February 2024 Newsletter

Changes in the Tea Fields During Winter (by Aka)

The management of the tea fields throughout the year follows a sequence: first tea harvest, bancha cutting, second tea harvest, autumn bancha cutting, and then preparing for the first tea of the next year. Bancha cutting is a preparation to neatly trim the first and second tea. By cutting the surface layer of leaves and stems during bancha cutting, only the new shoots are harvested for the first and second tea, maintaining their quality. The autumn bancha cutting, performed after the second tea harvest, is essentially the same as bancha cutting. However, when it is done in the fall, it is called autumn bancha cutting, and if performed after the New Year into early spring, it is called spring bancha cutting.

After the autumn bancha cutting, the tea fields essentially stop growing until the first tea of the following year. The autumn bancha cutting takes place around late September, a period when the weather is cooler, limiting the growth of shoots. At this time, it may seem as if the surface activity of the tea plants has come to a halt. Although the basic metabolic processes continue at a slow pace, the tea fields utilise this period to accumulate organic substances, such as amino acids, for the first tea.

The changes in the tea fields after the autumn bancha cutting might be challenging to notice, but the alteration in the color of the leaves is intriguing. The tea fields appear deep green immediately after the autumn bancha cutting, but as they experience the cold of winter, the colour transforms into a slightly yellowish and subdued shade. With the arrival of warmer spring weather, albeit gradually, the tea fields return to a vibrant green.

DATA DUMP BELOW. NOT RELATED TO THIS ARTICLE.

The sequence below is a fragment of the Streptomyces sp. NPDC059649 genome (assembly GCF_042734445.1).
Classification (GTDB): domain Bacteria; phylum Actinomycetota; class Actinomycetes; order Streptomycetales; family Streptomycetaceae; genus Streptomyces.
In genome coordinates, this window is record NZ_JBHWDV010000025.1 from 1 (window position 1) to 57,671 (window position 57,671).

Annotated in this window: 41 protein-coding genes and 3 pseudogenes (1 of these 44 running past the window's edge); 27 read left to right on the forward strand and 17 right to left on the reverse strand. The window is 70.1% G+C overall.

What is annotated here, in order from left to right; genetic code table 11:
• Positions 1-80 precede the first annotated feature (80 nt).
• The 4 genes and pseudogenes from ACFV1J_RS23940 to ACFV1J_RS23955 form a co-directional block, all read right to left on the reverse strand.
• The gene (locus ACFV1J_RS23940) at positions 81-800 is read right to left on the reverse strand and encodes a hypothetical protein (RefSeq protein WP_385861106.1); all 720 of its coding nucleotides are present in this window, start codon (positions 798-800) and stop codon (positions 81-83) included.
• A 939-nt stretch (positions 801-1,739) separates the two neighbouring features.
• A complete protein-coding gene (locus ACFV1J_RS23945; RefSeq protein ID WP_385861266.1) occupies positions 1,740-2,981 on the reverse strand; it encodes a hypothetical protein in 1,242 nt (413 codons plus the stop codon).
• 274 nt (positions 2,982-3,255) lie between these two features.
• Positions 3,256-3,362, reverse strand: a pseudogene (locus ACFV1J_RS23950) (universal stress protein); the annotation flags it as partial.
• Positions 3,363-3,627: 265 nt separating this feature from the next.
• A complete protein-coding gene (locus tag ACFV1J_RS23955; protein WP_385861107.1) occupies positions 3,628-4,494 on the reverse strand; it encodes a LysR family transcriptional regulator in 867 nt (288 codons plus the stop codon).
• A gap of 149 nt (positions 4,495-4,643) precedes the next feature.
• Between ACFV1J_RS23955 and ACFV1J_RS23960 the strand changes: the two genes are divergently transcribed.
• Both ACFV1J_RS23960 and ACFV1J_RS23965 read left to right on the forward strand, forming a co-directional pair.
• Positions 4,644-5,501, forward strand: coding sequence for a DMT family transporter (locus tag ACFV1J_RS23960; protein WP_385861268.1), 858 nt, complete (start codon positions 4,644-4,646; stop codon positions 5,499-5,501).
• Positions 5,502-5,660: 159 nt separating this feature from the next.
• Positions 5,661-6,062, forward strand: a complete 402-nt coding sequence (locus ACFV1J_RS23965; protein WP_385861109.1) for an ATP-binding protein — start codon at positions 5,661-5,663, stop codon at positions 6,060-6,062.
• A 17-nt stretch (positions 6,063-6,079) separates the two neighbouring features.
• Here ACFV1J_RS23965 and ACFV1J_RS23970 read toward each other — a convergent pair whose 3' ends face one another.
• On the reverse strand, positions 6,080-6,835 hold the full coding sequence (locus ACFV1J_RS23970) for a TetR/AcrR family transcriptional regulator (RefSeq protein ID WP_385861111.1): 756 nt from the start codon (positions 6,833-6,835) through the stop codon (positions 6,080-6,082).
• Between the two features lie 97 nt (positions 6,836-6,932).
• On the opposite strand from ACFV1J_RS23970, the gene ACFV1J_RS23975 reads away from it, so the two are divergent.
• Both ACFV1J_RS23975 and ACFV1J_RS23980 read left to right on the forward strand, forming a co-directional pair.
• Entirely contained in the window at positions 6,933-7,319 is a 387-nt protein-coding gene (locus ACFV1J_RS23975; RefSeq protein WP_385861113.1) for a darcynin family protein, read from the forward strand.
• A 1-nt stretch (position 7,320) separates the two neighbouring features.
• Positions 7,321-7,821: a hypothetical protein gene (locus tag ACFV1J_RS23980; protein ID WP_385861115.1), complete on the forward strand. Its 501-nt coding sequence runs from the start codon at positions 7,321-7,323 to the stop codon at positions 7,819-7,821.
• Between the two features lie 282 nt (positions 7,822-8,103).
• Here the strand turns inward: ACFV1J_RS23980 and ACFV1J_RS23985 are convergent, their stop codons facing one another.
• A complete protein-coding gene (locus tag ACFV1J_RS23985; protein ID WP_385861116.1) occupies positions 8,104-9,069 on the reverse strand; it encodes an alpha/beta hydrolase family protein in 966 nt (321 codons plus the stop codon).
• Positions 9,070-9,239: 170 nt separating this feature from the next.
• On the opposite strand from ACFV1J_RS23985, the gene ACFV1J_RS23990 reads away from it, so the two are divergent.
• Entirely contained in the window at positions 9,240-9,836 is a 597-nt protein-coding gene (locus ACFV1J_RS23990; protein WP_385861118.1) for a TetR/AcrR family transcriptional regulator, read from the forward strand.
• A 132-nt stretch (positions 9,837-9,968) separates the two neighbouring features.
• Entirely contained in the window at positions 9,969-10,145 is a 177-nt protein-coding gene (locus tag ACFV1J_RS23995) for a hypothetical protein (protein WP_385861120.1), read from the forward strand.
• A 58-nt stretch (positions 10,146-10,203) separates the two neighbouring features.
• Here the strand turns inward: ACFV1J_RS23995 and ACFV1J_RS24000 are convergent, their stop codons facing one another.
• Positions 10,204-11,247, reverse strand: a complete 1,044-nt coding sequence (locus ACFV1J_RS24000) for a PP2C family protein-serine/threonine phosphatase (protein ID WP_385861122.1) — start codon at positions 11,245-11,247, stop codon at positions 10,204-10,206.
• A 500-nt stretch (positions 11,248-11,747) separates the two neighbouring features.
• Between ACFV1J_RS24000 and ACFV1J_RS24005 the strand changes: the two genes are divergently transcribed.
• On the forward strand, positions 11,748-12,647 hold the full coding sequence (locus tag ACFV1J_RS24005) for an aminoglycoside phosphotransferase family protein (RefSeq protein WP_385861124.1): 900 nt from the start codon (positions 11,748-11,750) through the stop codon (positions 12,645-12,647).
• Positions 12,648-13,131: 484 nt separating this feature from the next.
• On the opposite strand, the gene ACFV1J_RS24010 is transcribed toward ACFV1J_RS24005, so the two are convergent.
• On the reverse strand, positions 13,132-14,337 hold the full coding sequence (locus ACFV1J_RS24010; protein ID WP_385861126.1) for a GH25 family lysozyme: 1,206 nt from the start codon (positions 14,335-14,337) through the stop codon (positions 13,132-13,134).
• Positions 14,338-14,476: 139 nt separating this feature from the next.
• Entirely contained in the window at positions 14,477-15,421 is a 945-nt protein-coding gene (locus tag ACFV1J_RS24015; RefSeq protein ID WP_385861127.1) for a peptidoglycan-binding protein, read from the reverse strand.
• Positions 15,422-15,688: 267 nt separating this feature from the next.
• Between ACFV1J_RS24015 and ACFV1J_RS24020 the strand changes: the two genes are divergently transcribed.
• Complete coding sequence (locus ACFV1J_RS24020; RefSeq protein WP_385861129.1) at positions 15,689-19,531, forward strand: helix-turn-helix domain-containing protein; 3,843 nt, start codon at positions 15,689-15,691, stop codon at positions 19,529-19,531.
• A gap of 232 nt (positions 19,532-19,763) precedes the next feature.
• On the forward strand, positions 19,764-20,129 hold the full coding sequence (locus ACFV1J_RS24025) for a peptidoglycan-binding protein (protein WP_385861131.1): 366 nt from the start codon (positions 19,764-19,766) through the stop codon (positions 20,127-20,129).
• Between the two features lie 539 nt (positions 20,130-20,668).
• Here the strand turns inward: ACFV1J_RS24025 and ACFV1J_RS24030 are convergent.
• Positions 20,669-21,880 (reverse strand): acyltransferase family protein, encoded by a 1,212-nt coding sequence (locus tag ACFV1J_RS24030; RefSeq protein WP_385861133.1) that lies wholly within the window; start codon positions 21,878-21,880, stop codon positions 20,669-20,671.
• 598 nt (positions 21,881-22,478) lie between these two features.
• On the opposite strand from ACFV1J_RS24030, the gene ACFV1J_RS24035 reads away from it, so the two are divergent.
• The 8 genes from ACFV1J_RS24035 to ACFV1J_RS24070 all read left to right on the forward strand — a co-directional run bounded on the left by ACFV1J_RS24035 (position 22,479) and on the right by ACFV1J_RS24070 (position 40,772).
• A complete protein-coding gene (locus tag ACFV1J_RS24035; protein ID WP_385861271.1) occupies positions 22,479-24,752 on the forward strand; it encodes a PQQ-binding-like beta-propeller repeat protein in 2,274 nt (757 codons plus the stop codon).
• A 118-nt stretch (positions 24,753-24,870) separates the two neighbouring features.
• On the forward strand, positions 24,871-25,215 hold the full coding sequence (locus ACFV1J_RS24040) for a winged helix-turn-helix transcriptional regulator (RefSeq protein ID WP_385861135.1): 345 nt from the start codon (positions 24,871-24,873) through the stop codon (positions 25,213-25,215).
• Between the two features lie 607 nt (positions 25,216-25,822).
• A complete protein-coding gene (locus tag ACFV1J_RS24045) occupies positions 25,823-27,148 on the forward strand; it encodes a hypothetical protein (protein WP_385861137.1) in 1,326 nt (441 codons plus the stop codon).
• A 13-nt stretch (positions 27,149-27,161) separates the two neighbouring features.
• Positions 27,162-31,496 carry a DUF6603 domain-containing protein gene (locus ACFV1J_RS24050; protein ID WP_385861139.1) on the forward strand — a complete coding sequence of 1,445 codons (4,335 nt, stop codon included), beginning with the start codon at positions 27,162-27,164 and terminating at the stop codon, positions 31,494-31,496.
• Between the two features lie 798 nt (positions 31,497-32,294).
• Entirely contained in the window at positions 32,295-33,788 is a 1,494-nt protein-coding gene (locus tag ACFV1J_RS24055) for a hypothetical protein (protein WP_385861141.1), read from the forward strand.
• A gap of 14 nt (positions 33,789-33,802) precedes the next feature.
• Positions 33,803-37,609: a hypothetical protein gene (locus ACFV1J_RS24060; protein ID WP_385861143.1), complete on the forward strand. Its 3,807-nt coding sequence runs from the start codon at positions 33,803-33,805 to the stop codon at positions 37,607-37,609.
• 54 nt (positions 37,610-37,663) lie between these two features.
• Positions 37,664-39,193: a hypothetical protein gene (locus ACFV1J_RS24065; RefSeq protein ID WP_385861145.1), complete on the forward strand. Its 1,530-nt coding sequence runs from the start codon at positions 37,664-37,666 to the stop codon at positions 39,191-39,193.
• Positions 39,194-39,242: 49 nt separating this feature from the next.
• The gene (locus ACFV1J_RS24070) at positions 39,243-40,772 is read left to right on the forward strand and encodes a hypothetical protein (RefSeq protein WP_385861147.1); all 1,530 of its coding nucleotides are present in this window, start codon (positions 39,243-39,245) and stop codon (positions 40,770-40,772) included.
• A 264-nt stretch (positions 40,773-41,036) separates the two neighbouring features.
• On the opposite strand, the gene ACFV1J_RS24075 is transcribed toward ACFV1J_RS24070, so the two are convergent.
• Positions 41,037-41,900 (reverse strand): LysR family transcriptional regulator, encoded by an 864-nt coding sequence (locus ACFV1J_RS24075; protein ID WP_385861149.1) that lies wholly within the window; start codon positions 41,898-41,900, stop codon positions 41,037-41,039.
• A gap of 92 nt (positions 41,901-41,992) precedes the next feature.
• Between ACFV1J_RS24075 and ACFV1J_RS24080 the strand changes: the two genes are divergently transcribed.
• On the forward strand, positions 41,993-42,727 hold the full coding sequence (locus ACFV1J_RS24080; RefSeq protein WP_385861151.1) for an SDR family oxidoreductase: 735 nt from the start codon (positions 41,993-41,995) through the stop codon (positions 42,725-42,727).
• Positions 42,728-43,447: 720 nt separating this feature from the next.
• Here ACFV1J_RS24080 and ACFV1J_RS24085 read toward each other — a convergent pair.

While the exact biochemical processes behind this colour change are not fully understood, it is believed to significantly influence the quality and character of the tea. Local tea farmers in Wazuka often say that after a severe winter, they can harvest delicious tea with a robust aroma. Although the Wazuka tea fields may not exhibit the vivid greenery seen in summer, they offer a glimpse of the landscape that foretells the first tea of the upcoming year.

Pop-up store with Self-made Chocolate (by Seiya, H.)

From mid-January, a Valentine's event has been taking place at Kintetsu Abeno Harukas, and this year was my first time participating in a d:matcha event.

My role was to distribute matcha chocolates that I had made to customers. Although I had some experience with tasting sales from a part-time job during my student days, it was my first time in over ten years, and I felt quite nervous.

Handing out chocolates and hearing customers say, 'It's delicious!' was incredibly gratifying. I also felt grateful to be able to introduce d:matcha to people on the spot.

While I'm usually quietly making chocolates in the confectionery room, always hoping that everyone enjoys them, I realised the different challenges of on-site tasting sales.